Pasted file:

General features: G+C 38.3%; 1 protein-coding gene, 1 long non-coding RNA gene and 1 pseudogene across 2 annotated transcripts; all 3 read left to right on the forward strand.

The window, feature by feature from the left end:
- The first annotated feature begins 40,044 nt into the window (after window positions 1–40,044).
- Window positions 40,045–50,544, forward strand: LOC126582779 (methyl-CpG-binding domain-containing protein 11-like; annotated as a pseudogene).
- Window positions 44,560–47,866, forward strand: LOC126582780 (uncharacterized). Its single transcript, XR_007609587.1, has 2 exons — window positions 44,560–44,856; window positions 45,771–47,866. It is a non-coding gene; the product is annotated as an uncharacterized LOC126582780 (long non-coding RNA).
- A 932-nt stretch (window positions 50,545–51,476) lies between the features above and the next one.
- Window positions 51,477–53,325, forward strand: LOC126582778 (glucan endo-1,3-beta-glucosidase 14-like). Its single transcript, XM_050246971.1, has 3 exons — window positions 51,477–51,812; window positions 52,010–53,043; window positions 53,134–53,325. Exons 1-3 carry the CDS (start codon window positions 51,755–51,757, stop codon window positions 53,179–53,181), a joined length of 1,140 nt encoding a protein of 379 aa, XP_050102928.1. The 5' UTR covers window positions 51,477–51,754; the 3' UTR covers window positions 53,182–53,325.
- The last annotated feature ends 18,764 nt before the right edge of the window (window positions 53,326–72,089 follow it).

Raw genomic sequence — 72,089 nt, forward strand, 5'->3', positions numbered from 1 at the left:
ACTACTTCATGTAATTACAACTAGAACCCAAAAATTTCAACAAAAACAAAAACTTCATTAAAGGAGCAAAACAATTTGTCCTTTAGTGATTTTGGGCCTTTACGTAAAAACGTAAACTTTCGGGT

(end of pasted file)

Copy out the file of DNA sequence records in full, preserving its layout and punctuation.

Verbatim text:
General features: G+C 38.3%; 1 protein-coding gene, 1 long non-coding RNA gene and 1 pseudogene across 2 annotated transcripts; all 3 read left to right on the forward strand.

The window, feature by feature from the left end:
- The first annotated feature begins 40,044 nt into the window (after window positions 1–40,044).
- Window positions 40,045–50,544, forward strand: LOC126582779 (methyl-CpG-binding domain-containing protein 11-like; annotated as a pseudogene).
- Window positions 44,560–47,866, forward strand: LOC126582780 (uncharacterized). Its single transcript, XR_007609587.1, has 2 exons — window positions 44,560–44,856; window positions 45,771–47,866. It is a non-coding gene; the product is annotated as an uncharacterized LOC126582780 (long non-coding RNA).
- A 932-nt stretch (window positions 50,545–51,476) lies between the features above and the next one.
- Window positions 51,477–53,325, forward strand: LOC126582778 (glucan endo-1,3-beta-glucosidase 14-like). Its single transcript, XM_050246971.1, has 3 exons — window positions 51,477–51,812; window positions 52,010–53,043; window positions 53,134–53,325. Exons 1-3 carry the CDS (start codon window positions 51,755–51,757, stop codon window positions 53,179–53,181), a joined length of 1,140 nt encoding a protein of 379 aa, XP_050102928.1. The 5' UTR covers window positions 51,477–51,754; the 3' UTR covers window positions 53,182–53,325.
- The last annotated feature ends 18,764 nt before the right edge of the window (window positions 53,326–72,089 follow it).

Raw genomic sequence — 72,089 nt, forward strand, 5'->3', positions numbered from 1 at the left:
ACTACTTCATGTAATTACAACTAGAACCCAAAAATTTCAACAAAAACAAAAACTTCATTAAAGGAGCAAAACAATTTGTCCTTTAGTGATTTTGGGCCTTTACGTAAAAACGTAAACTTTCGGGT